Q&A: Elections Are Under Threat Worldwide. Are Online Platforms Doing Enough?

Social media has changed political contests worldwide, including Mexico's current campaign.

May 29, 2024
Mexican presidential candidate Claudia Sheinbaum greets her supporters on the day of the last presidential debate in Mexico City, May 19, 2024. (Quetzalli Nicte-Ha/REUTERS)

Half the world's population goes to the polls in 2024. This series of commentaries, in partnership with the Centre for the Study of Democratic Institutions at UBC, explores the intersection of technology with the most pivotal among these elections.

On June 2, nearly 100 million Mexican citizens can vote for a new president, 628 seats in Congress, nine governorships and thousands of municipal positions. The campaign has been heated and occasionally violent. Leading candidates have faced online threats, and a think tank found that 32 candidates had been killed in the run-up to the election.

Claudia Sheinbaum, the former head of government for Mexico City and a staunch ally of the current president, Andrés Manuel López Obrador, is leading in the polls. (López Obrador is not running; Mexico’s constitution limits presidents to a single six-year term.) Sheinbaum’s main opponent is Xóchitl Gálvez, a businesswoman, senator and Indigenous affairs official who leads the centre-right opposition coalition.

“This is the first time in our democratic history that the two major candidates are women, which is very important,” says Pamela San Martín, a senior electoral official during the last presidential election. She now sits on the Oversight Board, an independent body set up by Meta as a “supreme court” to improve the transparency and human rights consistency of its content moderation decisions.

Chris Tenove spoke to San Martín about the Mexican election and what social media platforms can do to improve — or undermine — free and fair elections globally. Their conversation has been edited for clarity and concision.

You helped oversee Mexico’s elections for years. What strikes you as significant about this one?

Mexico has made enormous efforts to guarantee women’s political participation since 2014, when parity was established in the constitution. It’s very important for Mexico and the wider region that the next president is likely to be a woman.

That’s a positive development.

However, there is enormous polarization in Mexico today. In 2018, for the first time in our history, a left-wing candidate won the presidential election, López Obrador. His party also won the majority of Congress and a lot of local positions.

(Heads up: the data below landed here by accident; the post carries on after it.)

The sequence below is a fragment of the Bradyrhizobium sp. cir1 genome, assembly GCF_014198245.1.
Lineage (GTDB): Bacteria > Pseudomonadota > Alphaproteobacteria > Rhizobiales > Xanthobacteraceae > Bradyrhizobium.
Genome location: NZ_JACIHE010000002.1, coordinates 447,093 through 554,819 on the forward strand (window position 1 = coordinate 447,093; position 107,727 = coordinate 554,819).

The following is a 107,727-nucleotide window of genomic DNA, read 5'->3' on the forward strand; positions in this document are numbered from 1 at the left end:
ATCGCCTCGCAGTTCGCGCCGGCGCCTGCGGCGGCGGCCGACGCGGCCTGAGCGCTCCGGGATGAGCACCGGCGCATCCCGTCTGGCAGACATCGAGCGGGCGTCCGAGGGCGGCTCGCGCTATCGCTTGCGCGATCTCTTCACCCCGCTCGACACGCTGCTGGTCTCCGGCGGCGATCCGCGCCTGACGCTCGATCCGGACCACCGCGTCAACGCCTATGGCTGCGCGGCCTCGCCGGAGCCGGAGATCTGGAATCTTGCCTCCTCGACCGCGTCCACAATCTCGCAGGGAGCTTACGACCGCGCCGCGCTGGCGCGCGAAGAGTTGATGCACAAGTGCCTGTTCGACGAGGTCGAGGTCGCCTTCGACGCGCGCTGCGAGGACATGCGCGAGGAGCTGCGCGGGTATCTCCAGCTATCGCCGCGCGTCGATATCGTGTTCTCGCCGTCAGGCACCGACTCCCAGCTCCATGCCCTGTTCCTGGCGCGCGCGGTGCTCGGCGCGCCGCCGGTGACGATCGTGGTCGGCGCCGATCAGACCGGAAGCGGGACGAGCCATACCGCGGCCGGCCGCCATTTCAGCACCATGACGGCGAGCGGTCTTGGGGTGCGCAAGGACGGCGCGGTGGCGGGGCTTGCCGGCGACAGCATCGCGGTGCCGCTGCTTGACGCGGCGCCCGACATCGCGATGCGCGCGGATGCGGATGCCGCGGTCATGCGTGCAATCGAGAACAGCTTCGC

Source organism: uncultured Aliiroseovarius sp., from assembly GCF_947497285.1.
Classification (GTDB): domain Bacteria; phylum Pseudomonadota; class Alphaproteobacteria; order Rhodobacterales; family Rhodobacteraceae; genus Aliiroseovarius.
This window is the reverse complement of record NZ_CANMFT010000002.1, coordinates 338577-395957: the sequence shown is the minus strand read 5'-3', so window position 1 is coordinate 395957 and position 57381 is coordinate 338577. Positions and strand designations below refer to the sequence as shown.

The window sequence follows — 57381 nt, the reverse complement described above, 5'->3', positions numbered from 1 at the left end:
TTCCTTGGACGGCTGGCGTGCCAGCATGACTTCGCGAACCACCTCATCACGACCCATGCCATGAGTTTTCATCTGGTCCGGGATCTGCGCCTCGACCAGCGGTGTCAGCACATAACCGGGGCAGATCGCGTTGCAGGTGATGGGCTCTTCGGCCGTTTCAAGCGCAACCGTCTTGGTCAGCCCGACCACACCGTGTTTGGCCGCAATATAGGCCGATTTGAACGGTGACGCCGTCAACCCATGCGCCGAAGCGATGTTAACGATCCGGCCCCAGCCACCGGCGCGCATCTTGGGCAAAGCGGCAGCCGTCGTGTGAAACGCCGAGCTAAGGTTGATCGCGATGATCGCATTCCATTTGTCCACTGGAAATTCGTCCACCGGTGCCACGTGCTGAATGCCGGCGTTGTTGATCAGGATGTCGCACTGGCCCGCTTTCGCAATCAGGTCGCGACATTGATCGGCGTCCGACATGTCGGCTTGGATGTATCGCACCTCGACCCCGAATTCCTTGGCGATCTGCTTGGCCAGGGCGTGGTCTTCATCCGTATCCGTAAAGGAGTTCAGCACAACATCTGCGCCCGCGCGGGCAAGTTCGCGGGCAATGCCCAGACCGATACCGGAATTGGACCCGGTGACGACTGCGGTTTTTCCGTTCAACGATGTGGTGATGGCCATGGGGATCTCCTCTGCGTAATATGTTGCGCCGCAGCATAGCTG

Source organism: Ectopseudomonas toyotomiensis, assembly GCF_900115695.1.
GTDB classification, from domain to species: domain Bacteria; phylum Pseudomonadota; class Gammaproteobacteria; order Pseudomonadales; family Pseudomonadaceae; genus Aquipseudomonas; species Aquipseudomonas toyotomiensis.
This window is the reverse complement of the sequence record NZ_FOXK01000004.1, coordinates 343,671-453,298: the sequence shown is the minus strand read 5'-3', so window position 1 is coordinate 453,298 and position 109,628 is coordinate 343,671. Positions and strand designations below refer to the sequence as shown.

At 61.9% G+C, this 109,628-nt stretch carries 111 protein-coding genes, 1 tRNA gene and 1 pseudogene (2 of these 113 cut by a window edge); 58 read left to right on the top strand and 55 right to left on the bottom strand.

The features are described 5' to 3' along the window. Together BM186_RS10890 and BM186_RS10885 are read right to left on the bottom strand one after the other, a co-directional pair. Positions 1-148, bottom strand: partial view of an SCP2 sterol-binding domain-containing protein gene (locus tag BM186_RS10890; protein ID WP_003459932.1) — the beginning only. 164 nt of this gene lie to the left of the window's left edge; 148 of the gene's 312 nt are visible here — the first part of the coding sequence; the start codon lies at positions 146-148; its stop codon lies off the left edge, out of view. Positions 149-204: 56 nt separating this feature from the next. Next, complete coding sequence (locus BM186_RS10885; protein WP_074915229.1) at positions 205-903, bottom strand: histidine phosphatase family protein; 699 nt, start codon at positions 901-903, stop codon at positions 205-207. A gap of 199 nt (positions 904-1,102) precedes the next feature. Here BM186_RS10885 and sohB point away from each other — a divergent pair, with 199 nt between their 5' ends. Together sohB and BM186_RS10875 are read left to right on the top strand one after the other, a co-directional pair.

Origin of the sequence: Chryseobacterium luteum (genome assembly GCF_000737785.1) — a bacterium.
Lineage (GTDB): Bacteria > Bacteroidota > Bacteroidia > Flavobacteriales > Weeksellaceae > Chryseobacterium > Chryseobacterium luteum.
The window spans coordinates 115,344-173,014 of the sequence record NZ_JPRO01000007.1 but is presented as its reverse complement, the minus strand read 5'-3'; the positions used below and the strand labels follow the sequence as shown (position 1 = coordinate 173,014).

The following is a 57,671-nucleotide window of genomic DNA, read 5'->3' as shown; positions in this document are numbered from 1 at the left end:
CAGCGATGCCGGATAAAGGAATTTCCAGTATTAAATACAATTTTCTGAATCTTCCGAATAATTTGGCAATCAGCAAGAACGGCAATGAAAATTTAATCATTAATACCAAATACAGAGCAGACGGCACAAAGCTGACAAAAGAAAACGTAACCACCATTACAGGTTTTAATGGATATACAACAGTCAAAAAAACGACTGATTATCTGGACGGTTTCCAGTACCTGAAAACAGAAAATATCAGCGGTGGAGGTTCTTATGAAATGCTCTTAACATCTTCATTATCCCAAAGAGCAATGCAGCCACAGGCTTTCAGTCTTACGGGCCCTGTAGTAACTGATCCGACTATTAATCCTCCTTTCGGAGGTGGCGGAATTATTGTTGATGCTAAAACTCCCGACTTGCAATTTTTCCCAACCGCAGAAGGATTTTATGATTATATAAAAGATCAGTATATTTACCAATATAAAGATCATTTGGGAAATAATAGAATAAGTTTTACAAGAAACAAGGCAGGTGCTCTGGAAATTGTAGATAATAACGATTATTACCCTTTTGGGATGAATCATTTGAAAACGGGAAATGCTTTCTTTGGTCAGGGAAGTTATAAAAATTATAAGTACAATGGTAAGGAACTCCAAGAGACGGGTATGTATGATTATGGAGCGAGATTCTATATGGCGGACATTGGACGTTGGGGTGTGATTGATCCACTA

For this election, Mexico is divided into those who are “pro” our current president and his political project, and those against him. It’s almost a warlike scenario in which the elections are not marked by the contrasts of opposing positions, but by the efforts to deny or disqualify or annul the other side.

Related to that, the campaign is taking place in an extremely violent and insecure environment. A significant number of candidates from across the political spectrum have been assaulted, threatened and even murdered.

Beyond the polarization and violence, are there other challenges to the integrity of this election?

There are some concerning issues around how this election is proceeding. Some of the rules and procedures for fair elections have been ignored. For instance, the selection of the two main candidates occurred months in advance of the electoral process, which disregarded the rules.

Also, in this election we have had very active participation by the president. I know that is perfectly normal in a lot of countries, but the involvement of public officials in campaigns is expressly prohibited by the Mexican constitution. This was one of the rules put in place to level the playing field, after the 2006 election that López Obrador himself narrowly lost.

Currently, every single day of the week, our president holds a press conference for over two hours. Anyone sitting in the press gallery can ask anything. He says his chest is not a warehouse, he will answer anything. The problem is when he starts talking about the election and electoral process.

That’s one of the rules not being properly upheld in this election.

What role is social media playing in the campaign?

Social media has changed campaigns throughout the world. It allows way more political participation and public debate. But at the same time, and this is very much so in Mexico, social media enables more attacks, sometimes coordinated attacks against political actors.

The polarization I was talking about encourages and naturalizes attacks, regardless of the veracity of the information, and we see this on social media.

In some cases, this activity is against the law. In Mexico, when it comes to elections, what is prohibited offline is prohibited online.

Social media platforms have generally established a good relationship with the electoral authority, however. They help promote authoritative information on the election, and Meta provides the electoral authority with information expenditures for political ads.

We have all these measures in place, but they have to be adequately enforced.

Looking beyond the election in Mexico, I’d like to ask about your work with the Oversight Board. Could you briefly describe what the board is and does?

The Oversight Board is a self-regulatory mechanism created by Meta, but with guarantees of independence. It currently has 22 board members, who are experts from all around the world with diverse professional, cultural, political, religious backgrounds and points of view.

The board makes binding decisions on emblematic cases, on whether an enforcement action on Facebook, Instagram or Threads is consistent with Meta’s policies and values and also with international human rights standards.

We investigate specific enforcement decisions but also elements that led to those decisions. For example, the design and functioning of Meta’s systems. We also get public and stakeholder input on cases.

The board seeks to provide fuller explanations to the public about what has been the very opaque operation of the platforms. And it makes policy recommendations that recognize the complexities of moderating content at scale.

You co-authored the Oversight Board’s recently released white paper, “Content Moderation in a Historic Election Year,” on what social media platforms should do to moderate content during elections. What are some of its key observations?

We identify nine key lessons, based on our past cases and experience.

One is that social media companies’ enforcement of policies is critical, not just the policies themselves. When we’re talking about global platforms, sufficient resources are needed to enforce their standards everywhere, including in local-language contexts. You cannot neglect some elections because they’re in countries or regions that are less lucrative.